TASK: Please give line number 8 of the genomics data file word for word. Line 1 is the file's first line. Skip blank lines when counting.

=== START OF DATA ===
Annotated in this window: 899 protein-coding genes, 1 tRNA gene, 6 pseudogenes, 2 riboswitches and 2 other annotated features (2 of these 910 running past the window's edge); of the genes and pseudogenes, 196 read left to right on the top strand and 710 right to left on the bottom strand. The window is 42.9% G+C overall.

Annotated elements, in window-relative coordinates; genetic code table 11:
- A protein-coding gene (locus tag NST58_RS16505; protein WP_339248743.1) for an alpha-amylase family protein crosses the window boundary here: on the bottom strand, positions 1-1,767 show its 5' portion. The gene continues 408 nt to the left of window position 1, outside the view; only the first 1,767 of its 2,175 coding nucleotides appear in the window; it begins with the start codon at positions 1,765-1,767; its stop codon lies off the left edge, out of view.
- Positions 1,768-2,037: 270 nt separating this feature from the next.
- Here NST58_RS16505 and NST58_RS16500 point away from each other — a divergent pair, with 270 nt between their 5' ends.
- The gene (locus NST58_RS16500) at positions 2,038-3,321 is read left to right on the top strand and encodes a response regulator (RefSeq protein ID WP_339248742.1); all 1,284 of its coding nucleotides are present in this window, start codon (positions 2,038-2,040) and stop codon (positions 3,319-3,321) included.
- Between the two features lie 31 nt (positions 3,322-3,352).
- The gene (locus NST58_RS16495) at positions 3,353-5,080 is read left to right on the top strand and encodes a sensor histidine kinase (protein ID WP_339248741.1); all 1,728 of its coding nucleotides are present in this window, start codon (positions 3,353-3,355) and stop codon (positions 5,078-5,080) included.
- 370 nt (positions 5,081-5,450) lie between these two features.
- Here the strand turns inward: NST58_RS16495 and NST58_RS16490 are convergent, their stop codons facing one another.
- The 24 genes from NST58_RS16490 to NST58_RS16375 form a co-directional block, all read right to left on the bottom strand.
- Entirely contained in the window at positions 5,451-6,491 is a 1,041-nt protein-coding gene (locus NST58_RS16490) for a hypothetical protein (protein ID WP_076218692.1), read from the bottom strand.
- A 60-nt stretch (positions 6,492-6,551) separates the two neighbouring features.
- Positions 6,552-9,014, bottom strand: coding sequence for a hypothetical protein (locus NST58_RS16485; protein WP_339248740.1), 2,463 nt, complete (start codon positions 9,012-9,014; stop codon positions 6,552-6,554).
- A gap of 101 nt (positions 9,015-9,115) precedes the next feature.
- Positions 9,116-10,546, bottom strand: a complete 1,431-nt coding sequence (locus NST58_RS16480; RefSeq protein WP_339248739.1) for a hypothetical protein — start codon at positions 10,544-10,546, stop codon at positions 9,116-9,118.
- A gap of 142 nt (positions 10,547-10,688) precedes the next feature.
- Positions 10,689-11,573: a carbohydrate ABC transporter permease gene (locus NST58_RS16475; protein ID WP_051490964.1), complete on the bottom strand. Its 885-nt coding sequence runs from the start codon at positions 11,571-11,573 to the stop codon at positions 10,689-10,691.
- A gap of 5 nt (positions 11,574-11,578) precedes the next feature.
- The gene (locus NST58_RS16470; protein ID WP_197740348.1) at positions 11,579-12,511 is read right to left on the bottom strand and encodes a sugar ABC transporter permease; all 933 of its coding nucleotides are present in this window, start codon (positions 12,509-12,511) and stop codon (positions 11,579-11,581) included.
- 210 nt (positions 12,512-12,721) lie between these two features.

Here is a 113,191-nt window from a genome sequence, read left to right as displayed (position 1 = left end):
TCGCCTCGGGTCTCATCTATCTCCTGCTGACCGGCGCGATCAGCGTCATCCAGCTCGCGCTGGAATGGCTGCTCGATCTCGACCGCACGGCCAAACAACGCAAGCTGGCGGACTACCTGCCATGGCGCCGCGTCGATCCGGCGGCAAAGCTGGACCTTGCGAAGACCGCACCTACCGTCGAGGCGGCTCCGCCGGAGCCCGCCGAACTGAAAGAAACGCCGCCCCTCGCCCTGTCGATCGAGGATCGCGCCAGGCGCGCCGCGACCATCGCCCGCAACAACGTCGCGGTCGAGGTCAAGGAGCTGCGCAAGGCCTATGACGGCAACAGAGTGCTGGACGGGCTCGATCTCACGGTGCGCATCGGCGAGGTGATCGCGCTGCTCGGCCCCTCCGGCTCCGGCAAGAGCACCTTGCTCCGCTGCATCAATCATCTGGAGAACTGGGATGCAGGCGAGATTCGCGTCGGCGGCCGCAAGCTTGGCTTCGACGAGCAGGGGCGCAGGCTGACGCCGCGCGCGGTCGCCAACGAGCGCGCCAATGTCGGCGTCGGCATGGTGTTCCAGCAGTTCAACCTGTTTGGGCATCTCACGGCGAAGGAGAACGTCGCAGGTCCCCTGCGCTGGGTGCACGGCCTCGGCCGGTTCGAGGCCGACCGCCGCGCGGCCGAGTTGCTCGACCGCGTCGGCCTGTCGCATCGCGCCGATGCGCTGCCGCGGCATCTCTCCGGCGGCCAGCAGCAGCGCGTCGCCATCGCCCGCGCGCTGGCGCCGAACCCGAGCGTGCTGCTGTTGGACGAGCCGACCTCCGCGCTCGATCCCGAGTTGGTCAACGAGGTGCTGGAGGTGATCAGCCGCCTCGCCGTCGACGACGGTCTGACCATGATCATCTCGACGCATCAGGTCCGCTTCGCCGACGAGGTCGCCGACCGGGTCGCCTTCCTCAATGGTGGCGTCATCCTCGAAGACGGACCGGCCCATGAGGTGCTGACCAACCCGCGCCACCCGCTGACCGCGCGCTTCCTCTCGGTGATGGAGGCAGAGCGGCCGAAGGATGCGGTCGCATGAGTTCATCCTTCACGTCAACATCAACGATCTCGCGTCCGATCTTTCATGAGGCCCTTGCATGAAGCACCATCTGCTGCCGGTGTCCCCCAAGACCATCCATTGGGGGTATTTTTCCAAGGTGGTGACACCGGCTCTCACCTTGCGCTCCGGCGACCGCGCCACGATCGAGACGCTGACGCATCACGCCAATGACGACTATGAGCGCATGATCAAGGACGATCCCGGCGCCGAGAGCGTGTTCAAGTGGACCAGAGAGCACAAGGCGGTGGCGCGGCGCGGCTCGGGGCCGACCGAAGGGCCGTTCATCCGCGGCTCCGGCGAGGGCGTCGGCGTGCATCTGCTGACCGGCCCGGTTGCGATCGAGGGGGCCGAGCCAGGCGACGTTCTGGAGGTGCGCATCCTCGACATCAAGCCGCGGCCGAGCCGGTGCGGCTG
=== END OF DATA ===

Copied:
- The gene (locus NST58_RS16495) at positions 3,353-5,080 is read left to right on the top strand and encodes a sensor histidine kinase (protein ID WP_339248741.1); all 1,728 of its coding nucleotides are present in this window, start codon (positions 3,353-3,355) and stop codon (positions 5,078-5,080) included.